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Toward the Endgame

With all of this going on, Rosatom's head honcho Sergei Kiriyenko was bursting with enthusiasm when he spoke with Putin at a January 2014 meeting. He predicted that Russia's recent production rate of six and a half million pounds of uranium annually would soon almost triple. "In 2015, we will reach 8,400 tons [a year], and the prime cost will be completely different," Kiriyenko said. That's 18.5 million pounds.

It wasn't empty talk. Rosatom puts Russia's uranium reserves at 1.2 billion pounds of yellowcake, which would be the second largest in the world; the company is quite capable of mining 40 million pounds per year by 2020. Add in Russia's foreign projects in Kazakhstan, Ukraine, Uzbekistan, and Mongolia, and annual production in 2020 jumps to more than 63 million pounds. Include all of Russia's sphere of influence, and production easily could amount to more than 140 million pounds per year by 2020.

No other country has a uranium mining plan nearly this ambitious. By 2020, Russia itself could be producing a third of all yellowcake. With Kazakhstan chipping in another 25 percent, Russia would have effective control of more than half of the world's supply.

Russian dominance doesn't stop there.

Globally, there are a fair number of facilities for fabricating fuel rods. Not so with conversion plants (uranium oxide to uranium hexafluoride) or enrichment plants (isolating the U-235). The world leader in conversion and enrichment is ... a country where people speak Russian.

Russia's main conversion facility, in Angarsk, in the Irkutsk region of Russia, turns out 44 million pounds of uranium hexafluoride per year, with a smaller facility, in Seversk, in the Tomsk region, contributing another 22 million. All told, Russia has one-third of all uranium conversion capacity. The United States is in second place, with 18 percent. Russia's share is projected to rise, assuming Rosatom proceeds with a new conversion plant planned for 2015.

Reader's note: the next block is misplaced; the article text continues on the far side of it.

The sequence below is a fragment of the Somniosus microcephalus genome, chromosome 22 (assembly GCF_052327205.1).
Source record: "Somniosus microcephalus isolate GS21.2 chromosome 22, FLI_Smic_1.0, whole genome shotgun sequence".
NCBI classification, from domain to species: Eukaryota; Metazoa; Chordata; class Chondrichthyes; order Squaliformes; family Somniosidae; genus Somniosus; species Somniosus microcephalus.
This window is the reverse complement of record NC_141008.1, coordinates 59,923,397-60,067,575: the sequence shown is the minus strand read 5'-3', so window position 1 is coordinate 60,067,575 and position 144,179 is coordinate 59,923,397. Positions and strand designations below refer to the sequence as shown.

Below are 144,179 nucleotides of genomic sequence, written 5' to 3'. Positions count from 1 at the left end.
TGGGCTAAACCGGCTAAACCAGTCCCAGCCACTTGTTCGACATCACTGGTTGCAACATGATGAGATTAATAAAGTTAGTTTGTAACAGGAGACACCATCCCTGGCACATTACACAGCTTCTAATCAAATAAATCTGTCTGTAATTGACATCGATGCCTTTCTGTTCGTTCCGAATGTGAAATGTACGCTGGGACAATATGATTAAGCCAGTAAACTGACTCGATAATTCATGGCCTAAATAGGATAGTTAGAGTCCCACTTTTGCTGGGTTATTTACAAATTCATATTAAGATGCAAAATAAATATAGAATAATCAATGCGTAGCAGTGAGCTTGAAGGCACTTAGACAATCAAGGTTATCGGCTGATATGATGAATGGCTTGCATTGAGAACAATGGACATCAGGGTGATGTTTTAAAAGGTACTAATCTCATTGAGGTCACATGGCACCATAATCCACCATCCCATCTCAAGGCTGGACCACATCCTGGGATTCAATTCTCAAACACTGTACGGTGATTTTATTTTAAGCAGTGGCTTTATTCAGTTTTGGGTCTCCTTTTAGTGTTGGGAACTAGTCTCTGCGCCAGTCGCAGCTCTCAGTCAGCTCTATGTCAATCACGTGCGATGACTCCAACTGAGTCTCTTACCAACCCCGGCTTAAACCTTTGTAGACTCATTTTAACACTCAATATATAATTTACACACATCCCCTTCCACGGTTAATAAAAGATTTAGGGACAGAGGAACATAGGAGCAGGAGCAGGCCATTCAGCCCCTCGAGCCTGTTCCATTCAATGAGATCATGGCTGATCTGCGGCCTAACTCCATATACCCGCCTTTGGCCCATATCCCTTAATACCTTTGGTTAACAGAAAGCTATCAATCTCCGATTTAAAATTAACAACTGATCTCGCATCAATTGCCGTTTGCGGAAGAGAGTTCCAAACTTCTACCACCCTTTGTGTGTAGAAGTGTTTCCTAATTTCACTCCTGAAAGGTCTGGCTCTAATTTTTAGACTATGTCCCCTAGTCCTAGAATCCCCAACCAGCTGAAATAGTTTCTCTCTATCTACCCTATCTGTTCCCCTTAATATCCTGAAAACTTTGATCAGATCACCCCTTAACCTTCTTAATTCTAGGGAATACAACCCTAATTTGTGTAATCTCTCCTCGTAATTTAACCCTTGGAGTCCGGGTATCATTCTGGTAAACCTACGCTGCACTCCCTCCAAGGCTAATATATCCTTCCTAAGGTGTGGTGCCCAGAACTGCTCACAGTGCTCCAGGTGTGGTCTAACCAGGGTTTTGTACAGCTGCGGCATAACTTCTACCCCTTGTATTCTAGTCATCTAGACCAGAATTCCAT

Similarly, Russia owns 40 percent of the world's enrichment capacity. Planned expansion of the existing facilities will push that share close to 50 percent.

While yellowcake production is important for controlling the market, it's not the critical element. Kazakhstan increased uranium production fivefold in a decade. Other countries, such as Russia, Namibia, and Mongolia, are capable of matching that production growth rate. But owning all the yellowcake on the planet won't help you one bit without the ability to turn it into something a nuclear reactor can use.

The choke point in the whole process isn't in the mines but in the conversion and enrichment facilities that turn yellowcake into nuclear fuel.

That's Putin's goal: to corner the conversion and enrichment markets. It's a smart strategy, too—control those, and you control the availability and pricing of a product whose demand will be rising for decades. And that control will tighten, because the barrier to entry for either function is very high. Building new conversion or enrichment facilities is too costly for most countries, and it is difficult in the West due to the influence of the NIMBY (not in my backyard) crowd.

Here's where Russia stands: on track to control 58 percent of global yellowcake production, currently responsible for a third of yellowcake-to-uranium-hexafluoride conversion, and soon to hold half of all global enrichment capacity.

There's a word for this: stranglehold.

The Transient Surplus

Putin's plan has required patience because, despite the inevitability of rising demand, the uranium market has been in the doldrums since the Fukushima meltdown in 2011. No one I know predicted that a single event would swamp the effect of all the billions of dollars spent in the past decade on reactor development. But that's what happened.

Post-Fukushima, the price of yellowcake dropped more than 60 percent, from $72 per pound before the event to around $28, its nine-year low. Share prices of uranium producers have been hammered. They've been losing money, so they're shutting mines.

As noted, though, Fukushima didn't scare the world away from atomic energy. So what are the reasons for the price drop?